public trust doctrine

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public trust doctrine

n. the principle that the government holds title to submerged land under navigable waters in trust for the benefit of the public. Thus, any use or sale of the land under water must be in the public interest. Nevertheless, there has been a great deal of use for offshore oil drilling, for landfill, and marine shoreline development, in which protection of the public interest has been dubious at best.

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It also alleges that the government has violated the youths' constitutional rights to due process and equal protection, by endangering them and future generations via actions that cause dangerous carbon dioxide concentrations in the air; and violated a federal public-trust doctrine that directs the government to safeguard natural resources for current and future residents.
They also discuss the anticommons and the increasing demand for water in industrial and municipal uses and the lower value of water; the public-trust doctrine and its threat to property rights needed for the functioning of water markets; how water-quality trading has a limited number of real market-like features; the economic implications of using ad valorem taxes assessed on real property in lieu of direct user charges to pay for water development and allocation; the decommissioning of dams; the Delta of the Sacramento-San Joaquin Rivers, water allocation, and the political feasibility of alternative solutions; Los Angeles water sources; and water rights in California.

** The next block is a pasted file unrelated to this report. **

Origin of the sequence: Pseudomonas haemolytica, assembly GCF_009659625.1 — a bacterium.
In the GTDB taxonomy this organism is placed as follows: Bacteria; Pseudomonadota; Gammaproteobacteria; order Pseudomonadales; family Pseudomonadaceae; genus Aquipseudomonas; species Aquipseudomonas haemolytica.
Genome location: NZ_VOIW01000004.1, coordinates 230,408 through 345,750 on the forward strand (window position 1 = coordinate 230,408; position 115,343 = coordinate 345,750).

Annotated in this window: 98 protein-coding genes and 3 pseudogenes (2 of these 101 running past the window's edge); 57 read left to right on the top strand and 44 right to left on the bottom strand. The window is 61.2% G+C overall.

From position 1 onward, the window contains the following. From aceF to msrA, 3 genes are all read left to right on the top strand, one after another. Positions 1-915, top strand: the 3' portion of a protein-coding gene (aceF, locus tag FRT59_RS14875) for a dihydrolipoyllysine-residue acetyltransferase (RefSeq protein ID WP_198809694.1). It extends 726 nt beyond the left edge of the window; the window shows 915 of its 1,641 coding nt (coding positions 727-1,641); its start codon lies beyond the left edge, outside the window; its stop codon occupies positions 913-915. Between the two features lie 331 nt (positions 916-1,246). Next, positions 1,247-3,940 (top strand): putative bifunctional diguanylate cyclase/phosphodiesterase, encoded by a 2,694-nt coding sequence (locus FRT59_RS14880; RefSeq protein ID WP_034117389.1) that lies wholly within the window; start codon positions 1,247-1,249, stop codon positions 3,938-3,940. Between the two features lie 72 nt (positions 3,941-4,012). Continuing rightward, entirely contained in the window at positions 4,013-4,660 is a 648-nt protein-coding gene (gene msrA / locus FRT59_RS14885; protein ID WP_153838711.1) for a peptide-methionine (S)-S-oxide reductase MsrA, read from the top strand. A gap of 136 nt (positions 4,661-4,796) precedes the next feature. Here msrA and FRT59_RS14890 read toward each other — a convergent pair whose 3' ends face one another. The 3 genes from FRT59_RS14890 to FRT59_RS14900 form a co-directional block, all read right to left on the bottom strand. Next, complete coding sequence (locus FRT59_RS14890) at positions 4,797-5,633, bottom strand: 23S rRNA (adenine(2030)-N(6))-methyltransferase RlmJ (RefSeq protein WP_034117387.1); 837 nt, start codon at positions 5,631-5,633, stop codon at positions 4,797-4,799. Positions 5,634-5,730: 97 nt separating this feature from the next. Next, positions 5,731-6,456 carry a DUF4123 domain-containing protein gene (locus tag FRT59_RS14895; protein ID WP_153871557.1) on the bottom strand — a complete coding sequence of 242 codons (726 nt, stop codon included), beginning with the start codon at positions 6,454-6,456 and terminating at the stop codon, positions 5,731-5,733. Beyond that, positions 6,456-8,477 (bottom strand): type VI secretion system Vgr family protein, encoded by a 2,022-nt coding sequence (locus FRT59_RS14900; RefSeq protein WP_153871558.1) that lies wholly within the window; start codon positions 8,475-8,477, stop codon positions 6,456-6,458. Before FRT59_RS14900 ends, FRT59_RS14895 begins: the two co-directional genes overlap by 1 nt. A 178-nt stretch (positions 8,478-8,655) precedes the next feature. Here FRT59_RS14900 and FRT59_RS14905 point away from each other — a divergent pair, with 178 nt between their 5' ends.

168) The court explained that Nascimento appears to hold that "all land created by the placing of fill below the mean high tide remains subject to the public-trust doctrine.
That led to a discussion of English common law, the public-trust doctrine, and management of public land for multiple use and sustained yield, modified by the RPA, NFMA, ESA, FLPMA, and NEPA.